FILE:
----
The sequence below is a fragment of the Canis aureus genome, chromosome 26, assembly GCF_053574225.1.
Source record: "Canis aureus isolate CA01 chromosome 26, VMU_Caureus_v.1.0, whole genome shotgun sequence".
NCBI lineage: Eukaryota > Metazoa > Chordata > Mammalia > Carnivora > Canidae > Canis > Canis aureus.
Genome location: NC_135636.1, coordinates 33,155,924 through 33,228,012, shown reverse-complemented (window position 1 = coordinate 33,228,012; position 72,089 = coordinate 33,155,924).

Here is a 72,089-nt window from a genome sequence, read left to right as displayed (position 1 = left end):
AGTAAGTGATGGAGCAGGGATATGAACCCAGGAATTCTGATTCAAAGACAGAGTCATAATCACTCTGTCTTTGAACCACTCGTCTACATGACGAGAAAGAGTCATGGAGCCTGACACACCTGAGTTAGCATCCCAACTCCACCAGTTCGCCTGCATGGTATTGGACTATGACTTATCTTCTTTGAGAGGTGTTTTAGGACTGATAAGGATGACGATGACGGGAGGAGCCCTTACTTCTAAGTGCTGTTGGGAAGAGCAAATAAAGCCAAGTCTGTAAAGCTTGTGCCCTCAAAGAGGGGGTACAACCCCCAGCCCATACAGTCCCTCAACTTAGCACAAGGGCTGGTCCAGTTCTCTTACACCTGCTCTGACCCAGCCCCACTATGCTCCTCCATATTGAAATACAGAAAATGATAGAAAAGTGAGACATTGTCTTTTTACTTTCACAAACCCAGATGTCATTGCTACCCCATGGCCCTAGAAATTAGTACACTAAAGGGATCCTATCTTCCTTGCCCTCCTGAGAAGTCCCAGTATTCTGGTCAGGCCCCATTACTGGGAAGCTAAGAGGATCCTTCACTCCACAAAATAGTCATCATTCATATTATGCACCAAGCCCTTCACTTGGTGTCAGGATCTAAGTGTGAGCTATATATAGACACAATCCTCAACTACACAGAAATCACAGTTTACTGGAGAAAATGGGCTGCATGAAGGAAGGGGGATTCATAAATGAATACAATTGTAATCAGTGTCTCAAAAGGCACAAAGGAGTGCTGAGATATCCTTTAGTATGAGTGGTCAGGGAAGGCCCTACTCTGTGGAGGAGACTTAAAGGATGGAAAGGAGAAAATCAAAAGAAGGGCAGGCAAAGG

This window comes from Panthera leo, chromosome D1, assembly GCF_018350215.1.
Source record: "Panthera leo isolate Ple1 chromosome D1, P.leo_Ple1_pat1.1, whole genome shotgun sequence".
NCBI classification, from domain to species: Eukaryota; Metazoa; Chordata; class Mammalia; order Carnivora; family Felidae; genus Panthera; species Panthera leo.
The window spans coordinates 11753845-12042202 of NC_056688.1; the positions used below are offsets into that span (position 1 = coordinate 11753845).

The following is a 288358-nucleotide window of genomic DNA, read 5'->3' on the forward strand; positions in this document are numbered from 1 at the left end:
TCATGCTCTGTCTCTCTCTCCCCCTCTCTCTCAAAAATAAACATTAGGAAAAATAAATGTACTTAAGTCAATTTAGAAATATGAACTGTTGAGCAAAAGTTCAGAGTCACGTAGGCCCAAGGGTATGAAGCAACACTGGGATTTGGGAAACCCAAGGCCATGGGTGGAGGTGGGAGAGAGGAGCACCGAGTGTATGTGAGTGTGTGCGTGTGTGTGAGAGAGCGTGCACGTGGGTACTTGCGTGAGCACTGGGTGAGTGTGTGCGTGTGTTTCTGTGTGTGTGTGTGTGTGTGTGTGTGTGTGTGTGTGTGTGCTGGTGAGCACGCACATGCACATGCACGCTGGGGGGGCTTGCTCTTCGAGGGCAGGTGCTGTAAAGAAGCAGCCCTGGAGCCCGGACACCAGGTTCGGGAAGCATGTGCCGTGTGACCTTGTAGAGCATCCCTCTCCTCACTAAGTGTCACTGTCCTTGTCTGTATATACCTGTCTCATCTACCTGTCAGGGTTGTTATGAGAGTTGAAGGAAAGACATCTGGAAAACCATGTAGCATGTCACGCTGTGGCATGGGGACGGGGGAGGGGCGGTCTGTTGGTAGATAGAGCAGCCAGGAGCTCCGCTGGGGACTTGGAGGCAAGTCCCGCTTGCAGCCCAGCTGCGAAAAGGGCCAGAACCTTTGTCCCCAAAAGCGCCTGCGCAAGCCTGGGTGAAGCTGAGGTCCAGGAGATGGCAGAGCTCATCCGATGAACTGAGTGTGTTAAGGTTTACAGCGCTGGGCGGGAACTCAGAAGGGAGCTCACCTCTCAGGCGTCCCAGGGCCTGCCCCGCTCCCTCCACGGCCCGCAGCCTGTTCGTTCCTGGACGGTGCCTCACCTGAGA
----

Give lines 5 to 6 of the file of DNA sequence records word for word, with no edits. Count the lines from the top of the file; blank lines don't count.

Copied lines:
Here is a 72,089-nt window from a genome sequence, read left to right as displayed (position 1 = left end):
AGTAAGTGATGGAGCAGGGATATGAACCCAGGAATTCTGATTCAAAGACAGAGTCATAATCACTCTGTCTTTGAACCACTCGTCTACATGACGAGAAAGAGTCATGGAGCCTGACACACCTGAGTTAGCATCCCAACTCCACCAGTTCGCCTGCATGGTATTGGACTATGACTTATCTTCTTTGAGAGGTGTTTTAGGACTGATAAGGATGACGATGACGGGAGGAGCCCTTACTTCTAAGTGCTGTTGGGAAGAGCAAATAAAGCCAAGTCTGTAAAGCTTGTGCCCTCAAAGAGGGGGTACAACCCCCAGCCCATACAGTCCCTCAACTTAGCACAAGGGCTGGTCCAGTTCTCTTACACCTGCTCTGACCCAGCCCCACTATGCTCCTCCATATTGAAATACAGAAAATGATAGAAAAGTGAGACATTGTCTTTTTACTTTCACAAACCCAGATGTCATTGCTACCCCATGGCCCTAGAAATTAGTACACTAAAGGGATCCTATCTTCCTTGCCCTCCTGAGAAGTCCCAGTATTCTGGTCAGGCCCCATTACTGGGAAGCTAAGAGGATCCTTCACTCCACAAAATAGTCATCATTCATATTATGCACCAAGCCCTTCACTTGGTGTCAGGATCTAAGTGTGAGCTATATATAGACACAATCCTCAACTACACAGAAATCACAGTTTACTGGAGAAAATGGGCTGCATGAAGGAAGGGGGATTCATAAATGAATACAATTGTAATCAGTGTCTCAAAAGGCACAAAGGAGTGCTGAGATATCCTTTAGTATGAGTGGTCAGGGAAGGCCCTACTCTGTGGAGGAGACTTAAAGGATGGAAAGGAGAAAATCAAAAGAAGGGCAGGCAAAGG